Bank transfer with an Intermediary bank

    As you can appreciate, the more intermediary banks engaged in the transaction, the higher the fees will be deducted from the paid amount, the longer the payment will take to be credited to an account, and finally the higher the risk to have the SWIFT message lost. On that note, let’s look at the fees.

    How much are the fees for SWIFT transfers?

    Whether or not a SWIFT transfer is direct or goes through correspondent banks to its destination, SWIFT transfers always have associated fees. Fees are mainly attributed to bank handling for facilitating a SWIFT message, as in the details outlining sending a transfer and receiving a transfer. If more banks are involved, more handling fees are incurred. Sometimes it is possible to pay anywhere from upwards of $10 to $50 USD for SWIFT financial transactions.

    Secondly, fees also come from foreign currency exchange margins derived from the banks involved in a SWIFT transaction.

    As SWIFT transfers are cross-border, they need to be converted from the denominated currency of the sending country to the denominated currency in the receiving country.

    Who pays for the SWIFT fees?

    This is where the second set of codes comes in handy to know when making a SWIFT international transfer. These SWIFT codes dictate who is responsible for paying the fees associated with the transfer. The sender chooses this when setting up the transfer. These codes are:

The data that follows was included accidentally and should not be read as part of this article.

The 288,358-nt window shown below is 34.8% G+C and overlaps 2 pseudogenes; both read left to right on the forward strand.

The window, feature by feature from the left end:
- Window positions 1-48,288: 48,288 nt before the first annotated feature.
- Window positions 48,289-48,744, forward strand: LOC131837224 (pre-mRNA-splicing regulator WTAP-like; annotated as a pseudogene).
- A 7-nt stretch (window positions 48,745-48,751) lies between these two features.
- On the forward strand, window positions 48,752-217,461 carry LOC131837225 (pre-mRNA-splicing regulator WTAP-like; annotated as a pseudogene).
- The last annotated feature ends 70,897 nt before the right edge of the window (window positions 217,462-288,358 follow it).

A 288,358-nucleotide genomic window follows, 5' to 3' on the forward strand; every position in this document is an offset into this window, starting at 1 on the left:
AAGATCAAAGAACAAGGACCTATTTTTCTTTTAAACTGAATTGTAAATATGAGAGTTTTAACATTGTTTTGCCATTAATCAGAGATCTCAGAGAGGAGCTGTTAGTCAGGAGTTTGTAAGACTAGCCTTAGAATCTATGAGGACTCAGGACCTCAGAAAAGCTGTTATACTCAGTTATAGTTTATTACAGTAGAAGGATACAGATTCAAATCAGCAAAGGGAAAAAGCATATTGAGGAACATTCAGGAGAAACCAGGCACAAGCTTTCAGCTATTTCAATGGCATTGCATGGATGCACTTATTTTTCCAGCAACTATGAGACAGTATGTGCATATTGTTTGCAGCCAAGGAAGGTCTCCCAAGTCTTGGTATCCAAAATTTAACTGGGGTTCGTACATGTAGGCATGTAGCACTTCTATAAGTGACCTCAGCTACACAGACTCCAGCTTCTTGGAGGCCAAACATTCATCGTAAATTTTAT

• OUR = means you the sender are responsible for all SWIFT-related banking charges (up-front and incurred later)
    • BEN = the beneficiary or the recipient is responsible for all SWIFT banking charges. These fees will be deducted from the amount received.
    • SHA = the costs are shared as in the sender pays the outgoing fees, and the recipient pays the receiving fees and any correspondent fees.

    Finally, there can also be fees incurred if you need to trace, investigate, recover, or cancel a SWIFT transfer after it is initiated. These fees will vary between banks.

    How long do SWIFT payments take?

    SWIFT Transfers normally take anywhere from 1-5 business days. However, delays are common and can happen because of national holidays in either country of a transfer, incorrect SWIFT/BIC codes or other banking details, if intermediary banks are involved or system outages on rare occasions. This can push out transfer times to a few weeks in extreme cases.

    One of the benefits of SWIFT is that a transfer is traceable along its network, so if you are finding that a transfer is taking longer than expected, it is possible to organize a transfer status (although with a cost).

    Conclusion

    For more than 40 years, SWIFT has been the leading provider of secure financial messaging services, so using the SWIFT system to make your international transfers might be the most convenient option for you.

    As you grow your business and expand into new markets, you'll want to make cross-border transactions as easy as possible.

    With a Statrys's multi-currency account, you can send and receive payments from around the world in 11 different currencies—making it easy for you to streamline your international transfers and save time and money.